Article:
Chaos Clock.
Chaos Clock. (source: San Jaya Prime on Wikimedia Commons)

In this episode of the O’Reilly Bots Podcast, I speak with Tim Hwang, an affiliated researcher at the Oxford Internet Institute, about AI-driven psyops bots and their capacity for social destabilization.

Until recently, the psychological operations (psyops) conducted by governments and political organizations were mostly analog: dropping leaflets from airplanes, blasting radio messages across frontiers, planting stories with journalists, and dragging loudspeakers through city streets.

Now, like some other forms of publishing, the practice of psyops is contemplating an online, AI-driven future in which swarms of carefully targeted bots disseminate information instantly. Compared to traditional psyops, AI-driven bots are highly scalable, offer sophisticated targeting capabilities, and are cheap to deploy—accessible to one-person organizations as well as great-power governments.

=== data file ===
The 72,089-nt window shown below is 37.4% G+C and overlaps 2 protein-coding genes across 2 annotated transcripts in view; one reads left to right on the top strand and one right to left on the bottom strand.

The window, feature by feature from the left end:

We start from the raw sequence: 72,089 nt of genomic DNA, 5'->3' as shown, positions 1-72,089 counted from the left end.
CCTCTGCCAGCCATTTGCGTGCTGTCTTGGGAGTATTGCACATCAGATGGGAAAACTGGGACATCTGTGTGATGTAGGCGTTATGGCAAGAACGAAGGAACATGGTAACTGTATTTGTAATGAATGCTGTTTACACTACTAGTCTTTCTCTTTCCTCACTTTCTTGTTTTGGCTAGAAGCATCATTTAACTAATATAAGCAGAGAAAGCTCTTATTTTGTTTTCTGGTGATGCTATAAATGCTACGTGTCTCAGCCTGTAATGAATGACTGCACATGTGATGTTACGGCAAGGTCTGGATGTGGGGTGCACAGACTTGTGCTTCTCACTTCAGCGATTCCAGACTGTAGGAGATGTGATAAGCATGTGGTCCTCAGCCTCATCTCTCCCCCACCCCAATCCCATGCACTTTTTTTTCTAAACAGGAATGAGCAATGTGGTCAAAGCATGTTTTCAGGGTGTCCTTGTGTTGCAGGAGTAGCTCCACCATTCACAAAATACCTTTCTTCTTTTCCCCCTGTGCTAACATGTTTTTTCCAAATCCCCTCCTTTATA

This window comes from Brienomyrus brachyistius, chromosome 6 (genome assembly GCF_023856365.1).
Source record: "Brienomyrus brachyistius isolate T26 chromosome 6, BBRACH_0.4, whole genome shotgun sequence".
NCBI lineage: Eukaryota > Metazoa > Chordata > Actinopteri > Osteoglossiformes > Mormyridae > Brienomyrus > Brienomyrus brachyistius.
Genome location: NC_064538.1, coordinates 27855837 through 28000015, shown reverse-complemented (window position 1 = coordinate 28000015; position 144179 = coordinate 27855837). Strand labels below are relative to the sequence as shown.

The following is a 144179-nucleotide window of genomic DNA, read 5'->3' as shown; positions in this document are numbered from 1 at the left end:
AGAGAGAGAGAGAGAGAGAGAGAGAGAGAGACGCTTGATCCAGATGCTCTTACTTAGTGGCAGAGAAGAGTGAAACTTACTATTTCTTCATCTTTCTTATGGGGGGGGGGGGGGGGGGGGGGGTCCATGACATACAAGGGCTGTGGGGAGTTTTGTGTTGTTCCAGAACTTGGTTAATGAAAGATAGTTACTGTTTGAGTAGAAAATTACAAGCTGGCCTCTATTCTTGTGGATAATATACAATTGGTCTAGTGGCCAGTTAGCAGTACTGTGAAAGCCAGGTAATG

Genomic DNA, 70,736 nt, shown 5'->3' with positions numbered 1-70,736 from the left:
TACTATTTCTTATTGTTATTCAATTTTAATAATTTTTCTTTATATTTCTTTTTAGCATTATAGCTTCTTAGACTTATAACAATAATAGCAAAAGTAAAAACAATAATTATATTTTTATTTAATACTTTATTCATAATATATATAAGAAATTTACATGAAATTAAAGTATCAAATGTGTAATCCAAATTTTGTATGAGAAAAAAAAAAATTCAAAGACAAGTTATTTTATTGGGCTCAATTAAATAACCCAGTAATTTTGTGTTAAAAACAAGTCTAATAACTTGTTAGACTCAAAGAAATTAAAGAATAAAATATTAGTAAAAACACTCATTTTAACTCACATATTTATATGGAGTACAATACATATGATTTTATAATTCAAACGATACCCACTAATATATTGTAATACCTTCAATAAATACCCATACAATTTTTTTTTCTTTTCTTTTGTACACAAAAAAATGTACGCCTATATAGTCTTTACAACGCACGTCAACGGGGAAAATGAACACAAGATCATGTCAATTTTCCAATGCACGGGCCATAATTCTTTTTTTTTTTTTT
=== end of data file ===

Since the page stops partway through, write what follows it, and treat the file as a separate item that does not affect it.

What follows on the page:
Hwang is the author, with Lea Rosen, of “Harder, Better, Faster, Stronger: International Law and the Future of Online PsyOps (PDF),” published recently by the Oxford Internet Institute.

He outlines a handful of conceptual “future scenarios” in which hostile actors might use bots to sow chaos—for instance, to find people who might be open to radicalization, or to misdirect crowds of bystanders during terrorist attacks. Hwang says existing legal frameworks aren’t sufficient to manage these threats, but we talk about three possible ways to address them:

  • Governments come together to form an international body that brings transparency to the field by cataloging attacks and publicizing methods (a parallel to the INTERPOL approach for policing international crime)

  • Governments pressure social media platforms to regulate and stop hostile psyops campaigns

  • A social approach that emphasizes “media literacy” among the public


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